Agriculture, Horticulture and Forestry

Thanks to efforts of Banwasi Seva Ashram, crops like tomato have been introduced in south Sonbhadra
A lush green mango orchard
Saplings planted to increase green cover of the area

Thanks to efforts of Banwasi Seva Ashram, crops like tomato have been introduced in south Sonbhadra.

The Ashram conducted various experiments in the production of grains, vegetables, fodder, gardening, and forestry, on its premises. The experiments which were successful were then extended to the villages. People liked the slogan ‘Water for every field, work for every hand’, coined by Prembhai.

In the beginning, emphasis was on using compost along with fertilisers, but since some years, on using compost instead of use of fertilisers. The Ashram promotes use of cow urine as fertiliser. Now indigenous herbs are being used as insecticides. This knowledge is communicated to people in special camps held at Village Development Centres. Village women leaders – the Gram Sakhi’s – communicate the messages during their programmes of home visits. Demonstrations on the topics are also held during orientation training camps, orientation of adolescents and youths and of other village functionaries.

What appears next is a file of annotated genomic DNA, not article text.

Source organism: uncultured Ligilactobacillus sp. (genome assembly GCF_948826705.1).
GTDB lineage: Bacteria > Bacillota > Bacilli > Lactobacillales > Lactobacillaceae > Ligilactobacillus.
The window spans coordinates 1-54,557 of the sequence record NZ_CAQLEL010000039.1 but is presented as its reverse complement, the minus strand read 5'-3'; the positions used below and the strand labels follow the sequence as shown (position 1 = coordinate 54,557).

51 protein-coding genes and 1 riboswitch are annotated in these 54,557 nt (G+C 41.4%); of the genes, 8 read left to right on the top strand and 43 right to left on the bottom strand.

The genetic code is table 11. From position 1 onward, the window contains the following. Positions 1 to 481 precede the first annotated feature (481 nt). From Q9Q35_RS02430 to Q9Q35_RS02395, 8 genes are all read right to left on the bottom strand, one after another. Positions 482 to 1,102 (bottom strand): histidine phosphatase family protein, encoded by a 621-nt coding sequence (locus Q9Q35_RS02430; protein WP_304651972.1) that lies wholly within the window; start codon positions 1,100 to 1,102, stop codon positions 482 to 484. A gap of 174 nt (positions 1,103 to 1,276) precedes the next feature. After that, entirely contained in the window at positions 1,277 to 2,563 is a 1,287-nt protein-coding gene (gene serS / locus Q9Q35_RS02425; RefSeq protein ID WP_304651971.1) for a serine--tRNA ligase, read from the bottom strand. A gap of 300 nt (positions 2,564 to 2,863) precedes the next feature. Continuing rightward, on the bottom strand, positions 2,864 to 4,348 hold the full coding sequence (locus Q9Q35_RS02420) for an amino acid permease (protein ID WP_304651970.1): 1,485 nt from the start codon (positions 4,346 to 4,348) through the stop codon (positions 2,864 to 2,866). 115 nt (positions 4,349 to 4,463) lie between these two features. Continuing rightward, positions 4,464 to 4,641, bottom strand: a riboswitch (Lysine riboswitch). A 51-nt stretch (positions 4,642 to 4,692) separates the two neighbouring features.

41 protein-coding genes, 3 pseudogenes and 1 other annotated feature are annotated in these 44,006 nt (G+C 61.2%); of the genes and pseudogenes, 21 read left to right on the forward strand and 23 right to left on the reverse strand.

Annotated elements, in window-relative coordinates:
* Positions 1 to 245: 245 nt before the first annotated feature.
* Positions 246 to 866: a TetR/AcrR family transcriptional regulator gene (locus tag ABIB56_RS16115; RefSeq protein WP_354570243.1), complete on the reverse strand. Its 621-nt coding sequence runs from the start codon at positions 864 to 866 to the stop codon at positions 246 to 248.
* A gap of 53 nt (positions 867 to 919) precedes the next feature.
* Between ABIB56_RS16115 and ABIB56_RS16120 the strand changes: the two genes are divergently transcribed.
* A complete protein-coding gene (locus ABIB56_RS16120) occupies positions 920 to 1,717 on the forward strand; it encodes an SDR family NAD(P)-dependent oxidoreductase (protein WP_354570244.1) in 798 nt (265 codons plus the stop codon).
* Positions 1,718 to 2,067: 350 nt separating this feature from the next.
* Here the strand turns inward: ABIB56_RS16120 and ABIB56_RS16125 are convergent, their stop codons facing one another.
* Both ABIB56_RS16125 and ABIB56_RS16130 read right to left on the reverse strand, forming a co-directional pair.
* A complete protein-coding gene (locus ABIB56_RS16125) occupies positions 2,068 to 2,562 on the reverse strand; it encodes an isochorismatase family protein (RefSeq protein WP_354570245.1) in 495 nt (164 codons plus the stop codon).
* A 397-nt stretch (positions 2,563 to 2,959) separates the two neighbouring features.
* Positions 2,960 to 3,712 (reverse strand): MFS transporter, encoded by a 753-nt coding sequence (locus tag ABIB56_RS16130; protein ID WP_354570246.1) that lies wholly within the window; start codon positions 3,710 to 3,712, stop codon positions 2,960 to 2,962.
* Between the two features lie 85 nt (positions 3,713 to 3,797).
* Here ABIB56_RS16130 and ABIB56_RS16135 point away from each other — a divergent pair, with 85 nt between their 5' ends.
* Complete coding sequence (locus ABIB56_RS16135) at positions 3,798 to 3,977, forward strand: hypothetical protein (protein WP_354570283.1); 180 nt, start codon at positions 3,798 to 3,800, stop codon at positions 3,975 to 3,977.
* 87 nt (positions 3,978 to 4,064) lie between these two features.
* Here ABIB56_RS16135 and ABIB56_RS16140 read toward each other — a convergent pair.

Initially the Ashram provided seeds, fertilisers and also diesel for irrigation purposes, but now villagers are able to manage all this on their own.

Recently the Government has taken steps for commercialisation of agriculture and in this regard canvassing is being done by the Government Departments and commercial agents. Banaras Hindu University also advocates diversification of products. But the Ashram is against commercialisation of agriculture and has taken steps to make the society and specialists aware of the dangers of this practice. Food security is paramount for small farmers. This must be realised by everyone.


The Ashram has planted fruits like banana, sugarcane, lemon, guava, mango, grape and peach. Success in raising these crops on land full of stones was a morale booster for us and a new experience for horticulture officials.

Later the Ashram started raising a nursery of fruit plants. Saplings were distributed and also sold. Several villagers pooled in money and planted saplings. Now fruit trees can be seen in homes. Some villagers also sell fruits in the market.


The Ashram has raised forest on 35 acres of its land and motivates the farmers to plant trees on the boundaries of their fields. Several people have also taken initiatives for intensive plantation on their unproductive lands.

Apart from plantation, the Ashram has also motivated farmers to protect village forest, with varying success.

A nursery has also been set up as a part of wasteland development activity in Ashram farms. Later several villagers were trained in raising a nursery.